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Some of you are probably realizing that these notes are not appearing on the website in chronological order. Sorry. I didn't know I was going to write them. I'm looking back at my 3D things, posting here about some, but probably not all, of my projects.

These basic figurines are from January. It's March 31st today. These figurines followed on from the chess set. Eventually, I'll dig into more realistic 3D, but not yet. I am still building my understanding of OpenSCAD. I think I'll need to look at another design program (Blender?) for modeling of organic shapes.

These "people" are constructed as stacks of cylinders, tapered cylinders, sphere's and and a cube for the hips. Download, open and explore. I did attempt to jam the use of variables into the parts placement, but it is still not an elegant set of instructions. The code is very linear, mostly stacking one part on top of another. The short block of code for the shoulders shows how the clutter of variables works. Though it is not using the power of variables, much, it did help me to keep track of where I was in the stack because I named the variables for the body part and applied it's vertical size for the value. It was a little like the old song "Dry Bones" . "The foot bone's connected to the ankle bone. The ankle bone's connected to the shin bone. Etc."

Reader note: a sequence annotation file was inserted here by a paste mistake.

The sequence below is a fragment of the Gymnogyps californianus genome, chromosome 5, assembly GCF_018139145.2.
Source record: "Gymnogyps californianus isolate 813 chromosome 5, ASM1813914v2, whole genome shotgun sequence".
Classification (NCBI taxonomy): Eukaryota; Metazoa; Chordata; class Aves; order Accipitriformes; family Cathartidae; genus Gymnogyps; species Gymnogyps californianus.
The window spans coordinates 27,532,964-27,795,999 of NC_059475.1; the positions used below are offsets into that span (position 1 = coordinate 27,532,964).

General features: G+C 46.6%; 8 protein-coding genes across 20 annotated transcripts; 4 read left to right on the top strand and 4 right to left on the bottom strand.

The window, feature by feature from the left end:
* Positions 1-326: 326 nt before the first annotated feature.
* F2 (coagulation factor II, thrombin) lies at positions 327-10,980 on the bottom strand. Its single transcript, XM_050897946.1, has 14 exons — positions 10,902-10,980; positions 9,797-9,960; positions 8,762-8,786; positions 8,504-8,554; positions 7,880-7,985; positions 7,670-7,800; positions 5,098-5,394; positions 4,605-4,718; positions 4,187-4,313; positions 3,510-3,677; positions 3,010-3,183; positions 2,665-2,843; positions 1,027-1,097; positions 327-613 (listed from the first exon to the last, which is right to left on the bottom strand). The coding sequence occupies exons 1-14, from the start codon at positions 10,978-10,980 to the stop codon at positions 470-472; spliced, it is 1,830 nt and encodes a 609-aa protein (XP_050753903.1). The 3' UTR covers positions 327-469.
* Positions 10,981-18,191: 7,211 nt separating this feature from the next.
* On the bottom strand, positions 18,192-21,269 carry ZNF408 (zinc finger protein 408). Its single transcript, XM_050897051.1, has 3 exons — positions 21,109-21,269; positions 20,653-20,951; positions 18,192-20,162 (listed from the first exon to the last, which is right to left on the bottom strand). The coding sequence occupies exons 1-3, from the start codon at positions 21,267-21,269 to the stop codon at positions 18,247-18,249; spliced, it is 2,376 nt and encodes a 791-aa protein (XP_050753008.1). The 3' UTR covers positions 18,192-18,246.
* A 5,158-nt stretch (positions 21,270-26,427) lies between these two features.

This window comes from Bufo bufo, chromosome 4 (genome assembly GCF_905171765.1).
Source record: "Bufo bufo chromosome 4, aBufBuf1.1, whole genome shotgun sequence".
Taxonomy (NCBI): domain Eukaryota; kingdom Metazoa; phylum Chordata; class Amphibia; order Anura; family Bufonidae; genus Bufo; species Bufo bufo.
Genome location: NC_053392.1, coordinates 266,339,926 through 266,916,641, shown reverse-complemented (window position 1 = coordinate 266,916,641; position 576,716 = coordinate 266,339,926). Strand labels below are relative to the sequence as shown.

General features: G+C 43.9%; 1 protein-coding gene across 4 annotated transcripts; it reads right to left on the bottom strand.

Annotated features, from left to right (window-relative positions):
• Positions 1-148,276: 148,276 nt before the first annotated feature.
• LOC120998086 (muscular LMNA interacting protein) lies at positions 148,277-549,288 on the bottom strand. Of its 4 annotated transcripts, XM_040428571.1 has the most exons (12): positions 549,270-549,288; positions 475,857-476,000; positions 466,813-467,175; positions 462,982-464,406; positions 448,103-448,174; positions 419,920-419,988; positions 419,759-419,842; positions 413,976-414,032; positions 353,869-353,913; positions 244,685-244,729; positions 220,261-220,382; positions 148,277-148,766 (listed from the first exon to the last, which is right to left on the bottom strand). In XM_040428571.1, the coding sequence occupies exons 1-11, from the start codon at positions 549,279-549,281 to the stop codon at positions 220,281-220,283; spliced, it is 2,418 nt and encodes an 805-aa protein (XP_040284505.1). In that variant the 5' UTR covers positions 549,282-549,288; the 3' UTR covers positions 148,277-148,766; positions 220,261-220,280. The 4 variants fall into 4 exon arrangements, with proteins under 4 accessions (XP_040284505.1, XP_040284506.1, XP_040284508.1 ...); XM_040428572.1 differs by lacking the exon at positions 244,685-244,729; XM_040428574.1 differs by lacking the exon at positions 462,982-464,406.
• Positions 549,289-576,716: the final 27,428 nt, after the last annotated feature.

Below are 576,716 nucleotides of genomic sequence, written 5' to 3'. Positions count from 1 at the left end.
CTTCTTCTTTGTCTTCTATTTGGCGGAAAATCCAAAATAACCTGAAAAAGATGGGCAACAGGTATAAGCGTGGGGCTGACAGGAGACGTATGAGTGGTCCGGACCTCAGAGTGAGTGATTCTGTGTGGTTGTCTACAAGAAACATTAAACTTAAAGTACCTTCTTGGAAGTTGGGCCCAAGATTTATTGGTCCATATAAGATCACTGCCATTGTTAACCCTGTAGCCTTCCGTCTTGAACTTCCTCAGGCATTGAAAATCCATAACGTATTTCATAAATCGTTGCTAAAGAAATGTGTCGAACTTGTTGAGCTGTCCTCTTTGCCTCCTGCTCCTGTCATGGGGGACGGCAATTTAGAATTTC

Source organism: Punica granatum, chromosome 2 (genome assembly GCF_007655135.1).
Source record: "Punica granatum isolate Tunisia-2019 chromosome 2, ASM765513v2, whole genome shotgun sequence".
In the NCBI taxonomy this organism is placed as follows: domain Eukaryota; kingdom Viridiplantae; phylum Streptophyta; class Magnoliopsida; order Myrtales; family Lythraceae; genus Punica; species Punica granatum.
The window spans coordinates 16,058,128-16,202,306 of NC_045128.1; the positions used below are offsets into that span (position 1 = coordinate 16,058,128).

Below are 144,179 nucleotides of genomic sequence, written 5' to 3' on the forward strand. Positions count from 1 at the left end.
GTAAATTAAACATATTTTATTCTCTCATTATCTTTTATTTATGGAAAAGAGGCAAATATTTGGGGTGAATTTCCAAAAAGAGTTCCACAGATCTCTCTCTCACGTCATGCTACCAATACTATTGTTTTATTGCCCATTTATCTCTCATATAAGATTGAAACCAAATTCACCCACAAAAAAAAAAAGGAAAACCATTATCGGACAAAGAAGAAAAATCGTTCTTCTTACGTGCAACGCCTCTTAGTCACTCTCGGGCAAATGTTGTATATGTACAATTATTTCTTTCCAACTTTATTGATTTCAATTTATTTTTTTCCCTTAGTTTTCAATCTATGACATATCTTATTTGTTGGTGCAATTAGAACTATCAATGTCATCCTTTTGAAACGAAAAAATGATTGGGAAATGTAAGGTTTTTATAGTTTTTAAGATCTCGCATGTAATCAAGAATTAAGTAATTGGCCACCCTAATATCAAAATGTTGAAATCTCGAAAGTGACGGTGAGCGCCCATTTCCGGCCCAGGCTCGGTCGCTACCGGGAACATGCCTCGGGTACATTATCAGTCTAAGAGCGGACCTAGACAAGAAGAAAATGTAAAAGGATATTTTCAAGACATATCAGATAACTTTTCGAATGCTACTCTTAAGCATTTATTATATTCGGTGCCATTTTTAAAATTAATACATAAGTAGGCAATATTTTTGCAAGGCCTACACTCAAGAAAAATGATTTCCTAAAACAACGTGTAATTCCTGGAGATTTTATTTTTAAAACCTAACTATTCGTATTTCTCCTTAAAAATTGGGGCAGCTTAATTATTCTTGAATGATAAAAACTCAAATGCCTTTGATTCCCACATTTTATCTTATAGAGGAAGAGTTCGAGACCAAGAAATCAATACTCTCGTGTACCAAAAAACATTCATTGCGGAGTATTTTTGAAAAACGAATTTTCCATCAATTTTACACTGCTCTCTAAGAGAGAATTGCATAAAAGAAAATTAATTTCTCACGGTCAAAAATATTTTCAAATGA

// z-scale variables

// x-scale variables
hip2=shift + 2*(-hip);

Gap in code here
clambering up to shoulders 
and illustrating a multi-line comment

// shoulders
translate ([hip-3.2*hip,hip+5,base+calfa+calfb+thigha+thighb+hipht+thoraxht])

The big difference between the two figures is the added spheres to emphasize some female features. Please don't be offended.

Available Files:

figurine-male.scad - to download, study, modify, FIX, and share again.
figurine-female.scad - with minimal differences from the male
figurine-male.stl - ready to print
figurine-female.stl - print if you dare
GPL3 License